The Earls of Bedford
John, 1st Earl of Bedford
He was son of James Russell of Kingston Russell [Dorset] and his wife Alice, daughter of John Wyse of Sydenham [Devon]. He was born about 1485 at Kingston Russell. When the ship of Philip of Austria and Juana his wife, the King and Queen of Castile, were wrecked off Weymouth [Dorset] in 1507 Russell rendered them assistance and was introduced by them to the English court. This was especially lucky for Russell because the queen, nicknamed Juana the Mad, was the sister of the Spanish ambassador to England, Catherine of Aragon, who married King Henry VIII (1509-1547) in 1509. Russell was made Gentleman of the Privy Chamber. He accompanied Henry VIII in his French campaign and was granted lands at Tournai and made its deputy in 1514. He was knighted in July 1522 for his services in the capture of Morlaix in Brittany. He was also sent on diplomatic missions. He was Sheriff of Dorset and Somerset in 1528, Member of Parliament for Buckinghamshire from 1529 to 1536 and Comptroller of the Royal Household from 1537 to 1539. In 1538 he became a privy councillor. On 9th March 1539 Henry created him Baron Russell and in the same year he was granted the Manor of Agmondesham (Amersham, Buckinghamshire). In 1539 he was created President of the Council for Devon, Cornwall, Somerset and Dorset. He was Lord Privy Seal from 1542 to 1555. When Henry returned to make war in France in 1545 Russell was created Captain General of the Vanguard. Russell was one of sixteen councillors appointed for the minority of Edward VI (1547-1553).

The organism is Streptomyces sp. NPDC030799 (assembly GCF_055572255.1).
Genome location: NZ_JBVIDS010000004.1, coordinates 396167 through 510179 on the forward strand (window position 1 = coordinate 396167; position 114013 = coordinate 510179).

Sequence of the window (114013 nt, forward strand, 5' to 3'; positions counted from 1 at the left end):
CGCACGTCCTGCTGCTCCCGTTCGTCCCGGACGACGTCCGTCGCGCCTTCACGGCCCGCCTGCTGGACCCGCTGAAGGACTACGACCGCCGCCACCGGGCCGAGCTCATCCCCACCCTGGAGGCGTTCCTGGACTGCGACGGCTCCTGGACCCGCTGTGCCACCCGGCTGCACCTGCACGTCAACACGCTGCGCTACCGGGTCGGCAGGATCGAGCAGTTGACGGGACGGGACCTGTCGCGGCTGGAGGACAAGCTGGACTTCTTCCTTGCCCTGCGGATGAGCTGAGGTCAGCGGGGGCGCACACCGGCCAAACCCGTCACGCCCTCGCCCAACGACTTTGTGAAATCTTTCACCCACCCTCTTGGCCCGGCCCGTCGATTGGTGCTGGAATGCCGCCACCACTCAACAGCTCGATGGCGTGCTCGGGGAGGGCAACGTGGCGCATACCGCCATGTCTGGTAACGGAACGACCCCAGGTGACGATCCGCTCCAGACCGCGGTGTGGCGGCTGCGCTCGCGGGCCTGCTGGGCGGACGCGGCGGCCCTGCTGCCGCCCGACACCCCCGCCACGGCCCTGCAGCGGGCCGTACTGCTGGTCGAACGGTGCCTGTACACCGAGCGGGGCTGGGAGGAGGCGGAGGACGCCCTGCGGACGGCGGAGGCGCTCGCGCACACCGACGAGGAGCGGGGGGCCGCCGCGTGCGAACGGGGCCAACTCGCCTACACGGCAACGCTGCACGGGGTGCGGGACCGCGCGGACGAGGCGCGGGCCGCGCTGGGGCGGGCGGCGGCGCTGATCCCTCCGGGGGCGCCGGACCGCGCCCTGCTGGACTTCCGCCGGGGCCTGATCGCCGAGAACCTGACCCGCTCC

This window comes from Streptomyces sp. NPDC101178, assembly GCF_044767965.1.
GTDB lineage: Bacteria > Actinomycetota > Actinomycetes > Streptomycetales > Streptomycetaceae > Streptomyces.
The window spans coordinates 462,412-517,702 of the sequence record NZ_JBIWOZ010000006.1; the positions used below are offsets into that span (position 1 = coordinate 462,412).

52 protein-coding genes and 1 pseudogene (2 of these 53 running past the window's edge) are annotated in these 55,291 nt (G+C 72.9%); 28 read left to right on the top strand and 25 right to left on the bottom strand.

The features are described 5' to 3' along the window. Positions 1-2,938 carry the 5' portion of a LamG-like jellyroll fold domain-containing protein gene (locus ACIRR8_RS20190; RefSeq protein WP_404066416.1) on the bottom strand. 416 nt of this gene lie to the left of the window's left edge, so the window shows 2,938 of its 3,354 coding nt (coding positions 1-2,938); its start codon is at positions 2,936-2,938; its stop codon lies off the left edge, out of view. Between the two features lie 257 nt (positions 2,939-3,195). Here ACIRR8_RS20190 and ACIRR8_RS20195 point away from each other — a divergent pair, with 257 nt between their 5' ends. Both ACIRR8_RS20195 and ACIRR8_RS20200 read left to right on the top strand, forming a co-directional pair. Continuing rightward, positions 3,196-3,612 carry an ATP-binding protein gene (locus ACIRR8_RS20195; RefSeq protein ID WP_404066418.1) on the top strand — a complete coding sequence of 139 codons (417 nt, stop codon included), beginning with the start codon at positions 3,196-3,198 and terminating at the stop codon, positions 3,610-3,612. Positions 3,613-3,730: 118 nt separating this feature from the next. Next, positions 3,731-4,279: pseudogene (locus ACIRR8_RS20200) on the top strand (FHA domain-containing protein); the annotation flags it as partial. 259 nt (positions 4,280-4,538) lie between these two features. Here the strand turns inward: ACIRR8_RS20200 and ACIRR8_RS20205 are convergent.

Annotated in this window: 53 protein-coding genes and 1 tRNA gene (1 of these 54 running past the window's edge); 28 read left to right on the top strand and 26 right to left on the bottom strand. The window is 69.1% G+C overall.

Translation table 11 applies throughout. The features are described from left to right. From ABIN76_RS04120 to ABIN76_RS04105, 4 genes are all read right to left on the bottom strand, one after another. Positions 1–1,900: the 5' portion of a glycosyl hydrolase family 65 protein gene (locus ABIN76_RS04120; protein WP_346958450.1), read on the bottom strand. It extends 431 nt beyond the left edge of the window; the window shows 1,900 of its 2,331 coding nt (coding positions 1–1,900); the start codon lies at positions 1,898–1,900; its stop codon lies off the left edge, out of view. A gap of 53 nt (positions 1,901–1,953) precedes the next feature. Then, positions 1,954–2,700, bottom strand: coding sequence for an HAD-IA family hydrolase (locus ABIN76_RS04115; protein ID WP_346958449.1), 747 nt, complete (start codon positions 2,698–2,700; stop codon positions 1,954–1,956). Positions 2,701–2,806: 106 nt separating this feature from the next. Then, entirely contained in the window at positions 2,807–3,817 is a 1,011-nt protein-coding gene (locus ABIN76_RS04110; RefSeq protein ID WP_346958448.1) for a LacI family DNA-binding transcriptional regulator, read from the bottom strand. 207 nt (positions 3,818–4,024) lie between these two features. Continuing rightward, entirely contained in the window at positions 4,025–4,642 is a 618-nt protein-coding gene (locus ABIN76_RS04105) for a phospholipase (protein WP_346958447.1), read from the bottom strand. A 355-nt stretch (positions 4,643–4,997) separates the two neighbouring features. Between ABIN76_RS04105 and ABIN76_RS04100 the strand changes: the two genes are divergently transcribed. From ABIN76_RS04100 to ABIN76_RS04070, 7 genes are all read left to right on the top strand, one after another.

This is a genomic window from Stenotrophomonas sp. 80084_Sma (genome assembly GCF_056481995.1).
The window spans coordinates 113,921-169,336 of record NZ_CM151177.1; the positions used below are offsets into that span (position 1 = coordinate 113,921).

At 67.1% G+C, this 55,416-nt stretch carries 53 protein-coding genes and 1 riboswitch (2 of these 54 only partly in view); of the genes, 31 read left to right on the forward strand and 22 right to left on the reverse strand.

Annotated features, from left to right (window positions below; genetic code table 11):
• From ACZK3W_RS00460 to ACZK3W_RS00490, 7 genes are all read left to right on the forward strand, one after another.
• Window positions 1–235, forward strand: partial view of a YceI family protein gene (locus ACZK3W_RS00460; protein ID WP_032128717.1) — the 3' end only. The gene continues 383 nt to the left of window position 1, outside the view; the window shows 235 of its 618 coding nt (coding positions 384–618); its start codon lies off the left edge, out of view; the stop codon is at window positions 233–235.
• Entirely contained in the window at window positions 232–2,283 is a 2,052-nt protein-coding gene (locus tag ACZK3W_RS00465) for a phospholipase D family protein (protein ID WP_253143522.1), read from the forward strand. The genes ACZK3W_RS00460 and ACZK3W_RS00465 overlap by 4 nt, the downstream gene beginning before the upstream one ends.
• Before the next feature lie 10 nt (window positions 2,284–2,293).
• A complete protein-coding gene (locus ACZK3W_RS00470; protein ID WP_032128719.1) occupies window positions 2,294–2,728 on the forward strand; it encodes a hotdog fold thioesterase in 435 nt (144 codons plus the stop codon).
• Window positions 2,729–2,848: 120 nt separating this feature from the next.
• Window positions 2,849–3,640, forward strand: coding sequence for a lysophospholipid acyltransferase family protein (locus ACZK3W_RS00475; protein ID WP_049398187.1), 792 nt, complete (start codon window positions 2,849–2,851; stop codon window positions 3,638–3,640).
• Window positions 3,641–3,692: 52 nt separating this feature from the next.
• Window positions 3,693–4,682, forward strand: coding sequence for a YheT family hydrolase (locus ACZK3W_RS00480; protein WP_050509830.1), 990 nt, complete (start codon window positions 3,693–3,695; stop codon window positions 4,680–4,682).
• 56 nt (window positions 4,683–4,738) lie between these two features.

Russell was a proponent of Protestantism and so gained favour with the young Edward VI. He did well out of the dissolution of the monasteries, gaining the former abbeys of Dunkeswell and Tavistock, both in Devon with their considerable lands and a also a number of manors held by the former Abbey of Saint Albans [Hertfordshire]. Crucially, Edward VI also granted him Woburn Abbey as well as a number of smaller religious properties including the land now known as Covent Garden in London. On 19th January 1550 he was created Earl of Bedford. He was one of twenty six peers who settled the crown on Lady Jane Grey on Edward’s death in 1553. He was lucky to survive this error but Mary I (1553-1558) despite her ardent Roman Catholicism does not seem to have marked him out for punishment as he was re-appointed Lord Privy Seal in November 1553. He died at his house, Russell House, in The Strand on 14th March 1555 and was buried at Chenies in Buckinghamshire, on 20th March thus commencing the Russell family vault in that church which is still in use.
The 1st Earl married Anne, widow of Sir Richard Jerningham, and also formerly widow of John Broughton of Toddington (she was daughter of Sir Guy Sapcote of Huntingdonshire) in 1526. She died on 14th March 1559 and was buried with him at Chenies.
Francis, 2nd Earl of Bedford